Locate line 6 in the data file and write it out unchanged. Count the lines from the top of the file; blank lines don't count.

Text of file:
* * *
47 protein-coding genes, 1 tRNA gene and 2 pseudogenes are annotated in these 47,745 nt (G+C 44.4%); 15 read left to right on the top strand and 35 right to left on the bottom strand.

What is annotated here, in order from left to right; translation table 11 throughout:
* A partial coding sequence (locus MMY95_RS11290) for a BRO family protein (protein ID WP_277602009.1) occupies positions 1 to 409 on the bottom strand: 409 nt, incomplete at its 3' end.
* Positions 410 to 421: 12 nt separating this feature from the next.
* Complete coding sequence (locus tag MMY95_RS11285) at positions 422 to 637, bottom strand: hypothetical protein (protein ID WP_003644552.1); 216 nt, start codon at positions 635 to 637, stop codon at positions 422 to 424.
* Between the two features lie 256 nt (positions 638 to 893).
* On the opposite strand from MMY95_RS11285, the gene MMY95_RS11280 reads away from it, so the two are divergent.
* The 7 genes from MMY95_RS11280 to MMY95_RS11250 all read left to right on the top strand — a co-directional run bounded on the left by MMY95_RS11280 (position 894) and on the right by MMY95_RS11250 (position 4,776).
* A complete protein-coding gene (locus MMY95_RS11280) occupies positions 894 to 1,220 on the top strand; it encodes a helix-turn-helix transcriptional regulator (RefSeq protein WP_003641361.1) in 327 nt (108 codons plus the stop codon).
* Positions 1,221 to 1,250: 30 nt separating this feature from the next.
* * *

* Between the two features lie 256 nt (positions 638 to 893).